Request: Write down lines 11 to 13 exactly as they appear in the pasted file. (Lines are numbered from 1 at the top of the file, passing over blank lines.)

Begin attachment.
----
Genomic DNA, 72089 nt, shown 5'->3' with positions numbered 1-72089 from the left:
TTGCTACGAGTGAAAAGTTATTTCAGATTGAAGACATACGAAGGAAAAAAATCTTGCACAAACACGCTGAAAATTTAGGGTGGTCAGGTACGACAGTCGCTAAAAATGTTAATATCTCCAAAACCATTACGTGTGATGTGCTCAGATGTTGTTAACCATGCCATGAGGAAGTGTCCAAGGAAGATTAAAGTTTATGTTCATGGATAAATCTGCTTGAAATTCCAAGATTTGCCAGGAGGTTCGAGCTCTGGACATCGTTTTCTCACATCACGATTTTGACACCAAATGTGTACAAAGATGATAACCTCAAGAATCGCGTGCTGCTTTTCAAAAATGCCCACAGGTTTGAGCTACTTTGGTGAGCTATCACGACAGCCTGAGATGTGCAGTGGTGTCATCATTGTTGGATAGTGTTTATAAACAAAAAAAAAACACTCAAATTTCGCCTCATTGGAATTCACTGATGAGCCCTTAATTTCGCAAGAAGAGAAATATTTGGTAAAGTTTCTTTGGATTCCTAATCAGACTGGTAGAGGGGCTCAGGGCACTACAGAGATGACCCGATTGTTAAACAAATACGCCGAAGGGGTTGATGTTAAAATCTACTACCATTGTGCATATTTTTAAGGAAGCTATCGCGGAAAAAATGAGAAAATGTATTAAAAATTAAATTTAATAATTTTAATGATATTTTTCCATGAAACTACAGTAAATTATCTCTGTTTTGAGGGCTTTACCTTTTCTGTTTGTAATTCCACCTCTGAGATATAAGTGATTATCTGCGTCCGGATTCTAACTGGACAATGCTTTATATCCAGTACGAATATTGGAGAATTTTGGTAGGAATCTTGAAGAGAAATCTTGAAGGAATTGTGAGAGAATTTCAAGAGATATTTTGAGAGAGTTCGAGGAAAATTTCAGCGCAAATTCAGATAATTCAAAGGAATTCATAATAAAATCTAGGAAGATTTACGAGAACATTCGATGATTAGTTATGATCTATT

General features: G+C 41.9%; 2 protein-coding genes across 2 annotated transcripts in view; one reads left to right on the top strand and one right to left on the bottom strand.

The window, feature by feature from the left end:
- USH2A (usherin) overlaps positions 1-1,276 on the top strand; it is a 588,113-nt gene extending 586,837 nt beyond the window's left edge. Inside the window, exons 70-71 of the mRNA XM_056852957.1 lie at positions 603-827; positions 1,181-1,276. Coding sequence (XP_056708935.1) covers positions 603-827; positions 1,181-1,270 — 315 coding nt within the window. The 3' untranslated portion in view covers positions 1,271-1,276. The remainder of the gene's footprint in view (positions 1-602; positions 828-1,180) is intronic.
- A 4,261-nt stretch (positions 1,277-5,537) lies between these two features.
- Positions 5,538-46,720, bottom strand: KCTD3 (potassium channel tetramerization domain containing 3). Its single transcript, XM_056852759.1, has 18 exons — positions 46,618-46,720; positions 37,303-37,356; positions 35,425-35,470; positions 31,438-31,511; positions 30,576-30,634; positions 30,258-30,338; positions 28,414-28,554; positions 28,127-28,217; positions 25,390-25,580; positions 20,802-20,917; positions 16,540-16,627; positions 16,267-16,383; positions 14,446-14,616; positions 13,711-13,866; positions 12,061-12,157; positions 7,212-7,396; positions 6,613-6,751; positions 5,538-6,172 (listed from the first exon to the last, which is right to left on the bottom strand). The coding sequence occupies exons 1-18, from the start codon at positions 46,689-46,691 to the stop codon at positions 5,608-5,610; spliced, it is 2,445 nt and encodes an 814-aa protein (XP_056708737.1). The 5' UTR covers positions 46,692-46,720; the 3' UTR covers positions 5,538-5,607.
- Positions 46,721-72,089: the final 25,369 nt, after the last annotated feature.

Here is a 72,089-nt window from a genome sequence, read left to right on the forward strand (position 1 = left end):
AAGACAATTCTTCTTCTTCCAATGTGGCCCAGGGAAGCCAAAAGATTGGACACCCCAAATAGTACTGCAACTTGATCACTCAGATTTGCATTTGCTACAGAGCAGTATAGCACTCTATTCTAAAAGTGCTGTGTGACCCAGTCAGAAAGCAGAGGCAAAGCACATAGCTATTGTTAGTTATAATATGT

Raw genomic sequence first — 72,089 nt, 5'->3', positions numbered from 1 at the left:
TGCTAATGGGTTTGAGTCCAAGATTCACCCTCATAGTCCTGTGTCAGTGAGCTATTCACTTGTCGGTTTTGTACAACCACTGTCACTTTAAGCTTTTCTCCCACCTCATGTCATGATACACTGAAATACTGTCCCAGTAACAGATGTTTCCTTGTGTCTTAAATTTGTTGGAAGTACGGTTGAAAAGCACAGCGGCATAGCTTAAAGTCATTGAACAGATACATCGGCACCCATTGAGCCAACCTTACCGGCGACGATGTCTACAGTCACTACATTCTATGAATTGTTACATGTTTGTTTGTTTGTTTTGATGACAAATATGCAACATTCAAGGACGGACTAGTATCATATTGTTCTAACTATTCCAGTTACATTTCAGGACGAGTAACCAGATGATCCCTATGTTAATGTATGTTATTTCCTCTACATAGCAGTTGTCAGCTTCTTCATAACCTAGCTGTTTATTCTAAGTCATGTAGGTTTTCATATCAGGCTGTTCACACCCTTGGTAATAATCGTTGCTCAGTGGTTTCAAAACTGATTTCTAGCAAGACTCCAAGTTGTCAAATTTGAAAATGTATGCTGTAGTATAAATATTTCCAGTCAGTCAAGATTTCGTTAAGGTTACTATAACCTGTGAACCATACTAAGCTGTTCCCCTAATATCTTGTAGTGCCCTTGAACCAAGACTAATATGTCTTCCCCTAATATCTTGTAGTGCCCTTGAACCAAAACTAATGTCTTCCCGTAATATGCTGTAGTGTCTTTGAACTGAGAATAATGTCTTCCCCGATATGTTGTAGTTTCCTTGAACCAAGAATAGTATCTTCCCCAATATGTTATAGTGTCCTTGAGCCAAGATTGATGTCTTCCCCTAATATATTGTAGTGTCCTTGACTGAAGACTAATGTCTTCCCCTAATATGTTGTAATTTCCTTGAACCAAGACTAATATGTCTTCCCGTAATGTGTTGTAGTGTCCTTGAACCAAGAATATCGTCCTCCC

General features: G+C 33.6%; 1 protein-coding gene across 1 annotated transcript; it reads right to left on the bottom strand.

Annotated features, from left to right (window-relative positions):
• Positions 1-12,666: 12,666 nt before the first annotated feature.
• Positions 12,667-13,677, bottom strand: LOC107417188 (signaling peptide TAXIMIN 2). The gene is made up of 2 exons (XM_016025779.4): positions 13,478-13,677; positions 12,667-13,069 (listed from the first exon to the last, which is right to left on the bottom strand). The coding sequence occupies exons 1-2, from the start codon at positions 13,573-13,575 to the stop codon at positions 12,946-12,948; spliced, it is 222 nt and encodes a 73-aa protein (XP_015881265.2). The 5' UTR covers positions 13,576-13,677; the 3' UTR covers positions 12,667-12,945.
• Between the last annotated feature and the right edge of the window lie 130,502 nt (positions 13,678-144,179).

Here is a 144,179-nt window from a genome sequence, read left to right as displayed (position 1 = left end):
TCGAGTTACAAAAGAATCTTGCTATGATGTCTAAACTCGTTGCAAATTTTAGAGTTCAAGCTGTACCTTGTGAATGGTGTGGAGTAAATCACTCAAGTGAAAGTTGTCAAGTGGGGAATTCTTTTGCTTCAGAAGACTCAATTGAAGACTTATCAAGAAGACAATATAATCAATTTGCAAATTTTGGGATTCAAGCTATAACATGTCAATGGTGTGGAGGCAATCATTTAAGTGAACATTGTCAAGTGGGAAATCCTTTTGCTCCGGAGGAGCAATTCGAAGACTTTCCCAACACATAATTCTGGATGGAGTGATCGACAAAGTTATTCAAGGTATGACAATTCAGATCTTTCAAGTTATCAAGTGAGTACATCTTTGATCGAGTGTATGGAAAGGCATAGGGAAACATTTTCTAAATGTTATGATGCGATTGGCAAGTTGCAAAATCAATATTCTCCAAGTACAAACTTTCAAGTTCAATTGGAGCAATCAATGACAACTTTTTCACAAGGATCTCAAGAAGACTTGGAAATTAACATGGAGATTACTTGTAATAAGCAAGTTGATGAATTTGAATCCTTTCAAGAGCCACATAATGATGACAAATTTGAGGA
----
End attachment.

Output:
Raw genomic sequence first — 72,089 nt, 5'->3', positions numbered from 1 at the left:
TGCTAATGGGTTTGAGTCCAAGATTCACCCTCATAGTCCTGTGTCAGTGAGCTATTCACTTGTCGGTTTTGTACAACCACTGTCACTTTAAGCTTTTCTCCCACCTCATGTCATGATACACTGAAATACTGTCCCAGTAACAGATGTTTCCTTGTGTCTTAAATTTGTTGGAAGTACGGTTGAAAAGCACAGCGGCATAGCTTAAAGTCATTGAACAGATACATCGGCACCCATTGAGCCAACCTTACCGGCGACGATGTCTACAGTCACTACATTCTATGAATTGTTACATGTTTGTTTGTTTGTTTTGATGACAAATATGCAACATTCAAGGACGGACTAGTATCATATTGTTCTAACTATTCCAGTTACATTTCAGGACGAGTAACCAGATGATCCCTATGTTAATGTATGTTATTTCCTCTACATAGCAGTTGTCAGCTTCTTCATAACCTAGCTGTTTATTCTAAGTCATGTAGGTTTTCATATCAGGCTGTTCACACCCTTGGTAATAATCGTTGCTCAGTGGTTTCAAAACTGATTTCTAGCAAGACTCCAAGTTGTCAAATTTGAAAATGTATGCTGTAGTATAAATATTTCCAGTCAGTCAAGATTTCGTTAAGGTTACTATAACCTGTGAACCATACTAAGCTGTTCCCCTAATATCTTGTAGTGCCCTTGAACCAAGACTAATATGTCTTCCCCTAATATCTTGTAGTGCCCTTGAACCAAAACTAATGTCTTCCCGTAATATGCTGTAGTGTCTTTGAACTGAGAATAATGTCTTCCCCGATATGTTGTAGTTTCCTTGAACCAAGAATAGTATCTTCCCCAATATGTTATAGTGTCCTTGAGCCAAGATTGATGTCTTCCCCTAATATATTGTAGTGTCCTTGACTGAAGACTAATGTCTTCCCCTAATATGTTGTAATTTCCTTGAACCAAGACTAATATGTCTTCCCGTAATGTGTTGTAGTGTCCTTGAACCAAGAATATCGTCCTCCC

General features: G+C 33.6%; 1 protein-coding gene across 1 annotated transcript; it reads right to left on the bottom strand.